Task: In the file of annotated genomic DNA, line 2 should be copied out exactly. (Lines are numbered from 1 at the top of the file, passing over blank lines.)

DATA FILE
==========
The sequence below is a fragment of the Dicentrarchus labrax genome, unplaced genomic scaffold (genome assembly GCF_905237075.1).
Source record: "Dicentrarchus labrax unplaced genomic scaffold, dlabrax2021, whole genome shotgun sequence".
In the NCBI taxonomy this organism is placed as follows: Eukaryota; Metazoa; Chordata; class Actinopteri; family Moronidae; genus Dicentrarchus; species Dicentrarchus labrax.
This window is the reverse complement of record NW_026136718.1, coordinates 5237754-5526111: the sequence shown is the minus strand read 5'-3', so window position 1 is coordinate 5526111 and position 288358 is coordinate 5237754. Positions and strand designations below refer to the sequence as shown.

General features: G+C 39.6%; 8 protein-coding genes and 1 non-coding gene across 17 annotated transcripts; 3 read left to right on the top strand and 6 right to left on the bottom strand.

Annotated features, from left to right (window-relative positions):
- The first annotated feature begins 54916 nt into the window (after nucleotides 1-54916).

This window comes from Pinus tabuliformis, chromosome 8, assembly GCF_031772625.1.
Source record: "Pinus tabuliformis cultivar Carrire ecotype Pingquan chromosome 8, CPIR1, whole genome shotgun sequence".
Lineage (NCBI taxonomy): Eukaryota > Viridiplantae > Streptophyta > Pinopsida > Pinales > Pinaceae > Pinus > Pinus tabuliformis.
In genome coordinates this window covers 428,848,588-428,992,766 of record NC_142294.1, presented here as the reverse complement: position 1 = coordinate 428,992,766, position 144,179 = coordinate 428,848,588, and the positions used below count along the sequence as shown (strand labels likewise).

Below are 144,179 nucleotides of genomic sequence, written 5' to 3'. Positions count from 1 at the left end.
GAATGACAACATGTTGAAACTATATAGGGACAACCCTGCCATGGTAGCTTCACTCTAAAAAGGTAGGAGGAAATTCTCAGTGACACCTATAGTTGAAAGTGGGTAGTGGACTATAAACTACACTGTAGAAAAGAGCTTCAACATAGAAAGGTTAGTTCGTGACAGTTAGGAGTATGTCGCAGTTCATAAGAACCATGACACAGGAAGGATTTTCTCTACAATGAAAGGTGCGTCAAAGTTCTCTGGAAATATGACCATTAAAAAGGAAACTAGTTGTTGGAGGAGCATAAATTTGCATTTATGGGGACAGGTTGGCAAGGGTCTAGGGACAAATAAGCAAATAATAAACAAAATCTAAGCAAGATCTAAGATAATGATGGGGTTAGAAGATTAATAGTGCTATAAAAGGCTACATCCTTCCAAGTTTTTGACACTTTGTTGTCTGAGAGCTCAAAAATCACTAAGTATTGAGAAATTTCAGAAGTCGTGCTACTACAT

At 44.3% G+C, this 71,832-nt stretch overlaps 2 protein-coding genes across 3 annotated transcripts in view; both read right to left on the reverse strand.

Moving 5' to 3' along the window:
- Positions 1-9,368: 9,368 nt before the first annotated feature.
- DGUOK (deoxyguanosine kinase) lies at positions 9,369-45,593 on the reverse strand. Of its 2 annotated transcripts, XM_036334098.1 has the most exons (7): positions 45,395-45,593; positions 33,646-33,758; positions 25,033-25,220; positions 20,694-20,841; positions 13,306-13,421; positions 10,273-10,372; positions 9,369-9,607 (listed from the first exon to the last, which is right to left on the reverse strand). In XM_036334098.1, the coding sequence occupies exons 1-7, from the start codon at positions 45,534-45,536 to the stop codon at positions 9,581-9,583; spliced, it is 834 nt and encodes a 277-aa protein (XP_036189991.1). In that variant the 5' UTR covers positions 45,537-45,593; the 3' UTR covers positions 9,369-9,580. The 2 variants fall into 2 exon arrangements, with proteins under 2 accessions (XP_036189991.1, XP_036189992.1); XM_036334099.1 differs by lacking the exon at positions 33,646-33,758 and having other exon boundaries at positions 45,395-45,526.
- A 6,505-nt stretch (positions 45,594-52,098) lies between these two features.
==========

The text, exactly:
Source record: "Dicentrarchus labrax unplaced genomic scaffold, dlabrax2021, whole genome shotgun sequence".